Or did we talk about invoicing? PRH packing lists come in gobbledygook character strings that are not at all apparent what they’re meant to refer to, especially if you carry any amount of variant covers (I generally don’t, so this is very mild looking example here). More than that, the packing lists have all kinds of data on them that are of literally zero value to an employee who is stuck with checking them in – things like “How much does it weigh?” (we don’t pay for shipping from PRH) and “How many copies are in a sealed case?” instead of putting things like “Here’s how many copies you are getting” in column one. Infuriating.
It’s just not fun to sell periodicals any longer – it is a nightmare of stress and contradictory systems and broken funnels of paperwork and package management. I’ve literally never hated the very core of my job more than I have today. And it does nothing but make it harder to sell comics, and so we’re mostly all going to sell less in the face of this stress and aggravation. The system has been broken, and it’s been broken by people sitting in offices who never have to sell a comic to any individual consumer themselves.
And the worst part of it, for me, is that PRH had six months to get this right before shipping a single book. Six months where scores of retailers worked tirelessly offering examples, offering suggestions, opening their internal systems for examination, spending endless hours writing essays or sitting on Zoom calls with PRH executives, and on and on and on. Hundreds and hundreds of person-hours were invested into trying to make this process as smooth and as potentially error-free as retailers could possibly make it… and at the end of all of that dedicated and focused effort, it certainly appears that ninety percent or more of our work was utterly wasted, as it was completely ignored up front and will have to be fixed now that we have a chaotic nightmare to live through.
This hurts my heart, and it hurts my soul, and it makes me wonder why we even tried, if they were so set upon not listening to us until after it was too late?
Here’s the thing: I (perhaps foolishly), think that eventually, someday, things will get mostly to where they need to be – all of the things my peers and myself were presenting have, shock and surprise!, turned out to be exactly and precisely true, and I do have enough faith in PRH that the size of the blowback is making them take this very very seriously, and they have the resources to make it right, in the end. But I know one thing for certain: you only have one opportunity to make a first impression, and PRH absolutely messed this up in a way that I would never have imagined given the massive collective effort by so many retailers to get them on the right page from the jump. From my vantage point it looks like hubris, like arrogance, like them thinking “Well, it’s pretty much basically like our core business of selling books”, when in fact they were told repeatedly just why it wasn’t any of those things at all.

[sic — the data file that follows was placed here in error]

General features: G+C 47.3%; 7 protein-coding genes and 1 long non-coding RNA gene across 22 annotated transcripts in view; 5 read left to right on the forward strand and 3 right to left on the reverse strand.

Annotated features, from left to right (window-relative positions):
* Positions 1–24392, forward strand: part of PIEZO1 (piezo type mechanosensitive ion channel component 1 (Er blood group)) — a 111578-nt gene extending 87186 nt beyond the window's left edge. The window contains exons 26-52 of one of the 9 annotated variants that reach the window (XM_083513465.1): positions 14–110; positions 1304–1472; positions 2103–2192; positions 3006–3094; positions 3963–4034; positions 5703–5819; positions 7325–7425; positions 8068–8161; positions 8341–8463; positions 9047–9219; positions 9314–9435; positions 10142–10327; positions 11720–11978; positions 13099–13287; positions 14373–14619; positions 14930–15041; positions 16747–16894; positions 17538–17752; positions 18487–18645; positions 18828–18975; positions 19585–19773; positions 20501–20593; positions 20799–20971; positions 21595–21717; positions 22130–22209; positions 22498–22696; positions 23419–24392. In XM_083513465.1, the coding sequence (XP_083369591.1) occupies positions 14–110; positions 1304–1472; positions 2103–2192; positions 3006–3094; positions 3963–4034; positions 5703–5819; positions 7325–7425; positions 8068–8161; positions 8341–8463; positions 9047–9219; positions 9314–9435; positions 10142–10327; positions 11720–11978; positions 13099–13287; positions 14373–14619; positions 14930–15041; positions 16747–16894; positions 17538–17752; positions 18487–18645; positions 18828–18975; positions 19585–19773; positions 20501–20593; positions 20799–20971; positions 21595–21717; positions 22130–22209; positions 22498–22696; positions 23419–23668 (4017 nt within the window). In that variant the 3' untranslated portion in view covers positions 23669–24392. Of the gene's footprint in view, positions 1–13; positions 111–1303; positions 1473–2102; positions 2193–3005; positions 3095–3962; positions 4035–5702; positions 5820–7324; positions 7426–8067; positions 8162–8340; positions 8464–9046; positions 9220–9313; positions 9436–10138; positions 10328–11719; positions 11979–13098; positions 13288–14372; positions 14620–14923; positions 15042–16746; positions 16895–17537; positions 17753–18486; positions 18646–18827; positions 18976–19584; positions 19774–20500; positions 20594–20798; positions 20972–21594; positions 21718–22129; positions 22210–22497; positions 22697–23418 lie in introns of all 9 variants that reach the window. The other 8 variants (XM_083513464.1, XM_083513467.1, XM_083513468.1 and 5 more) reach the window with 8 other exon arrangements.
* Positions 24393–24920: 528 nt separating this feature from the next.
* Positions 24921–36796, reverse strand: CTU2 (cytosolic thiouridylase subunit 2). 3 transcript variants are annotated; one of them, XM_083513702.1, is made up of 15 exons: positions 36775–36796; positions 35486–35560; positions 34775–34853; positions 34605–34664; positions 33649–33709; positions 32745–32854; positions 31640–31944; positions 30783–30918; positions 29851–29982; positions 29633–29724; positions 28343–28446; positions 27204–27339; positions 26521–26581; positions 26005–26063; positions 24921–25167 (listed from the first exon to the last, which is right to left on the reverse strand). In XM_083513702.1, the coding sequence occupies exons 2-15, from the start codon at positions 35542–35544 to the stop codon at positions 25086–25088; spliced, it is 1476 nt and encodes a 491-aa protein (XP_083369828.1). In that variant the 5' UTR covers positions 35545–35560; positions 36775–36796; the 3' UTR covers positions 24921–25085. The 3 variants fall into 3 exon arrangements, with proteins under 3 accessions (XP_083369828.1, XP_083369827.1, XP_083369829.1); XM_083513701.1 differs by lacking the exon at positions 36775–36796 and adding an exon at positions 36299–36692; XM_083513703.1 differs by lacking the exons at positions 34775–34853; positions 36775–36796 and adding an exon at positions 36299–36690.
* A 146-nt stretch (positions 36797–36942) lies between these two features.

The tragedy of it to me is just how many of my peers I see now seriously talking about retiring early, about reducing their footprint of new periodical comics; and just how much higher the barriers have been built for the younger retailers to enter or invest in the periodical marketplace. The only people who can succeed now are probably going to be the ones who focus nearly exclusively on maximizing revenue and collectability, and who have no specific loyalty to story or creators – and that’s all the opposite of what the market needs to succeed and to grow and to bring in new readers.
The art, the medium of comics has never ever been stronger.
But the business of retailing comics, of navigating the process in which material comes to market has never ever been bleaker or more fraught with peril.
Brian Hibbs has owned and operated Comix Experience in San Francisco since 1989, was a founding member of the Board of Directors of ComicsPRO, has sat on the Board of the Comic Book Legal Defense Fund, and has been an Eisner Award judge. Feel free to e-mail him with any comments. You can purchase two collections of the first Tilting at Windmills (originally serialized in Comics Retailer magazine) published by IDW Publishing, as well as find an archive of pre-CBR installments right here. Brian is also available to consult for your publishing or retailing program.